[Frontiers in Bioscience 10, 288--299, January 1, 2005]

A PROTEIN FAMILY UNDER 'STRESS' - SERPIN STABILITY, FOLDING AND MISFOLDING

Glyn L. Devlin and Stephen P. Bottomley

Department of Biochemistry and Molecular Biology, Monash University, Wellington Road, Clayton, Victoria 3800, Australia

TABLE OF CONTENTS

1. Abstract
2. Introduction
3. The native serpin fold is a kinetically trapped intermediate
3.1. The molecular basis of serpin metastability
4. Low energy alternative serpin conformations
4.1. The latent conformation
4.2. The delta conformation
4.3. The polymeric conformations
4.3.1. Loop A-sheet polymers
4.3.2. Loop C-sheet polymers
4.3.3. Strand 7A polymers
4.3.4. Disulfide linked polymers
5. How do serpins attain a native fold and avoid misfolding?
6. The molecular switches of serpin misfolding
7. The kinetic pathway of serpin misfolding
7.1. The polymerogenic intermediate
8. Thriving under stress - the thermophilic serpins
9. The way forward
10. Acknowledgements
11. References

1. ABSTRACT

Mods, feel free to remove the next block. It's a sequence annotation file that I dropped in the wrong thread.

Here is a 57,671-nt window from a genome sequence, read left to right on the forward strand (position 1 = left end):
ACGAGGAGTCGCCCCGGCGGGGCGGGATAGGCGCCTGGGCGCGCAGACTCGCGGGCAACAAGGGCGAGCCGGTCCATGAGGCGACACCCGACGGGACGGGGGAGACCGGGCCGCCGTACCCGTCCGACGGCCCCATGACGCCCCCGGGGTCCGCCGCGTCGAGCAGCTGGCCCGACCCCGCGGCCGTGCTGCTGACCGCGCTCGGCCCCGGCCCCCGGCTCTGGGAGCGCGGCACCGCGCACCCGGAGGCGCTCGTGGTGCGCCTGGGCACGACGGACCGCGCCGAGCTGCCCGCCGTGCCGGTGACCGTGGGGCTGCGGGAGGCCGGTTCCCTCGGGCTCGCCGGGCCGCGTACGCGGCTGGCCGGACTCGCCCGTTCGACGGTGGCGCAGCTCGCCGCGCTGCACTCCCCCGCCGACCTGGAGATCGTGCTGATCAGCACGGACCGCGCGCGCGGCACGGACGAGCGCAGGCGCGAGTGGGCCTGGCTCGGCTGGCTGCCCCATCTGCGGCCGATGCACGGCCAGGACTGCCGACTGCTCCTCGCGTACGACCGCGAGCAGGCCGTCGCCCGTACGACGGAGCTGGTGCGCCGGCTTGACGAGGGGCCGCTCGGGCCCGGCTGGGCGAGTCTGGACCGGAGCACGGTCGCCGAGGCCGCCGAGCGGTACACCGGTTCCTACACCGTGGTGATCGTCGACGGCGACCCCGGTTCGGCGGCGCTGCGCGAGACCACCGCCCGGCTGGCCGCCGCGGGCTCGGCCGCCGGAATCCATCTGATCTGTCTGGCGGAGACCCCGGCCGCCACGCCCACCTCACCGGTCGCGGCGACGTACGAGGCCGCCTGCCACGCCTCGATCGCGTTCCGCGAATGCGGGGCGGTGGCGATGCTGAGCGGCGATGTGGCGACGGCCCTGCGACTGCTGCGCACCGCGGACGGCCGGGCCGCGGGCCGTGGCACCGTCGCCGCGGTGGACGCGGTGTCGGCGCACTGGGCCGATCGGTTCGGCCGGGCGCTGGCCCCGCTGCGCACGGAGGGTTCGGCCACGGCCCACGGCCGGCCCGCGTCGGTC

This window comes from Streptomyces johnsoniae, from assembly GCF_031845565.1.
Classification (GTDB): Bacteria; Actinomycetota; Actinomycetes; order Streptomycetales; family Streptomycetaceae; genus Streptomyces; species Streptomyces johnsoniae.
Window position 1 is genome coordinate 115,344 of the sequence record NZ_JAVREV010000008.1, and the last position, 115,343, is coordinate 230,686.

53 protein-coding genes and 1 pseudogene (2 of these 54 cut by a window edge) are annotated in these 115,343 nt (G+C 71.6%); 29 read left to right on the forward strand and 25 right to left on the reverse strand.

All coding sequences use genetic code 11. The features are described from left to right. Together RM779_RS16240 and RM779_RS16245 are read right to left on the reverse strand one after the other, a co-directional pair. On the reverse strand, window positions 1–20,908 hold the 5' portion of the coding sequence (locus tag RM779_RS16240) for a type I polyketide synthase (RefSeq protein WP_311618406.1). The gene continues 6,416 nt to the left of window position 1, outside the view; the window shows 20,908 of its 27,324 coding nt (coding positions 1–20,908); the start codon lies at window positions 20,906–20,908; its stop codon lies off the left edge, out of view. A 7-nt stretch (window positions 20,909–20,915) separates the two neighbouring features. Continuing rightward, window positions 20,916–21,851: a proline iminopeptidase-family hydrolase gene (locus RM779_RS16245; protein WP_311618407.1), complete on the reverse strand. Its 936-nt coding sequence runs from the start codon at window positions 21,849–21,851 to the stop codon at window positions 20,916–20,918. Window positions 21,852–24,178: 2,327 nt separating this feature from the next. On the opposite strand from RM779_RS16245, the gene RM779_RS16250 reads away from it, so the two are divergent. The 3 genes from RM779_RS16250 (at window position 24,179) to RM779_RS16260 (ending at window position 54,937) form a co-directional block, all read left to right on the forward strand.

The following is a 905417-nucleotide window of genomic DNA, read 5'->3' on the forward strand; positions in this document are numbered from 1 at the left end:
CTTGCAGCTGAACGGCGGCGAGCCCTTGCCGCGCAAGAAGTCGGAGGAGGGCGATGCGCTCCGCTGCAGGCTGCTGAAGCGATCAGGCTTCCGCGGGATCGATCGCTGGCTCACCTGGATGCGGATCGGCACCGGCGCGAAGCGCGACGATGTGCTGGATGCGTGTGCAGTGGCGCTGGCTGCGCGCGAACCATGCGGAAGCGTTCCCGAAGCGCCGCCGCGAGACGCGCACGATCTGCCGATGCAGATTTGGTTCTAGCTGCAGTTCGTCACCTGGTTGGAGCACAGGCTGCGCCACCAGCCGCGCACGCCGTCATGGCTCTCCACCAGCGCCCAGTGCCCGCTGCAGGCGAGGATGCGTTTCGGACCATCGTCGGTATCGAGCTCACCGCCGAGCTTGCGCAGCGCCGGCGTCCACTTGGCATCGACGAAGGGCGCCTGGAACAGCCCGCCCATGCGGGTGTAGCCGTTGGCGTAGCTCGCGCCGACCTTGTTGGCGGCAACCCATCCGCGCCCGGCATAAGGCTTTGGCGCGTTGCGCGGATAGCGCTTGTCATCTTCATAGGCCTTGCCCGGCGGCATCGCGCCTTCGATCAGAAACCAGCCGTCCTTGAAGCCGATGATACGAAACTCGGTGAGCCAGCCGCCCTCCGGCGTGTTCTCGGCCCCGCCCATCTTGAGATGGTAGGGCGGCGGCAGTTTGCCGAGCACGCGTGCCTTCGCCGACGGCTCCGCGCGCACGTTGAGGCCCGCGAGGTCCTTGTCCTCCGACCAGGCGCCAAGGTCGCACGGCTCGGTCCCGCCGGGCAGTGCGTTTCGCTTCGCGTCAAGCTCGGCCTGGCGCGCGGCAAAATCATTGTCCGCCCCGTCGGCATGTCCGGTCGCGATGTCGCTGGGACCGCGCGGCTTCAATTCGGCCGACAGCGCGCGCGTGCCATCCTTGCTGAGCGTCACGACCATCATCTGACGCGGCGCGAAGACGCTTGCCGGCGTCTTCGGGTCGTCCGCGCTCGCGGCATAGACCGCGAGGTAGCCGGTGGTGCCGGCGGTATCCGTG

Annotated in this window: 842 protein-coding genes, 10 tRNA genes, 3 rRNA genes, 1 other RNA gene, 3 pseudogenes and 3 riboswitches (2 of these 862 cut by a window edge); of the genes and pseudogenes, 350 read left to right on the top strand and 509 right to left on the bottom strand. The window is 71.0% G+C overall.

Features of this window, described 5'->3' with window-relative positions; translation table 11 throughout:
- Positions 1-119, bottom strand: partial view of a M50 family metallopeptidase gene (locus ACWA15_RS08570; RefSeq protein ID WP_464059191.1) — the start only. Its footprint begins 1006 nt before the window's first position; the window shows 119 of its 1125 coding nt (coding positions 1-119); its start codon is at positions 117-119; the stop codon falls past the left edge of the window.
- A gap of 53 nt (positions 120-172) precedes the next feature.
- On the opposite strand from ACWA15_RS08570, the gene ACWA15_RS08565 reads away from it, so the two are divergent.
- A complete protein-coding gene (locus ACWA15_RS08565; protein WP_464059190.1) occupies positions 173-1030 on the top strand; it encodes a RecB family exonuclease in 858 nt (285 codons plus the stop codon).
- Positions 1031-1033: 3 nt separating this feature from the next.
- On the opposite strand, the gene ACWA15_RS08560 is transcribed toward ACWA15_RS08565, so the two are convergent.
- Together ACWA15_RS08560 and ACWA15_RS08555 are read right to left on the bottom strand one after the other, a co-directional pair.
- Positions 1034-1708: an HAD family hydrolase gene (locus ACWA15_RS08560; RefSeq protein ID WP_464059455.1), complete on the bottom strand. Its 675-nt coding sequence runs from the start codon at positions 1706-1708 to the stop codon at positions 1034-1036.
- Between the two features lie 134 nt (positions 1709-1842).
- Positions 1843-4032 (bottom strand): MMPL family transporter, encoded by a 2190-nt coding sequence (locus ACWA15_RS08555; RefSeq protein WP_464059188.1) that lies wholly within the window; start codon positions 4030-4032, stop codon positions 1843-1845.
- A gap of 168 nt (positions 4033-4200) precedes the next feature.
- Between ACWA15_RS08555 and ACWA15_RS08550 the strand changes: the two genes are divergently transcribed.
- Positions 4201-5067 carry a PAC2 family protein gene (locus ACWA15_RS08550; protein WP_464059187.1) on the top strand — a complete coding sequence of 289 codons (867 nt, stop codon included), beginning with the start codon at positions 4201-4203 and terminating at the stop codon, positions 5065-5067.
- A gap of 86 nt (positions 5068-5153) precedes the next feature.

The native fold of inhibitory serpins (serpin proteinase inhibitors) is metastable and therefore does not represent the most stable conformation that the primary sequence encodes for. The most stable form is adopted when the reactive centre loop (RCL) inserts, as the fourth strand, into the A b -sheet. Currently a serpin can adopt at least four more stable conformations, termed the cleaved, delta, latent and polymeric states. The accessibility of these alternative low energy folds renders the serpin molecule susceptible to mutations that can result in dysfunction and pathology. Here, we discuss the means by which the serpin can attain and preserve this metastable conformation. We also consider the triggers for misfolding to these more stable states and the mechanisms by which it occurs.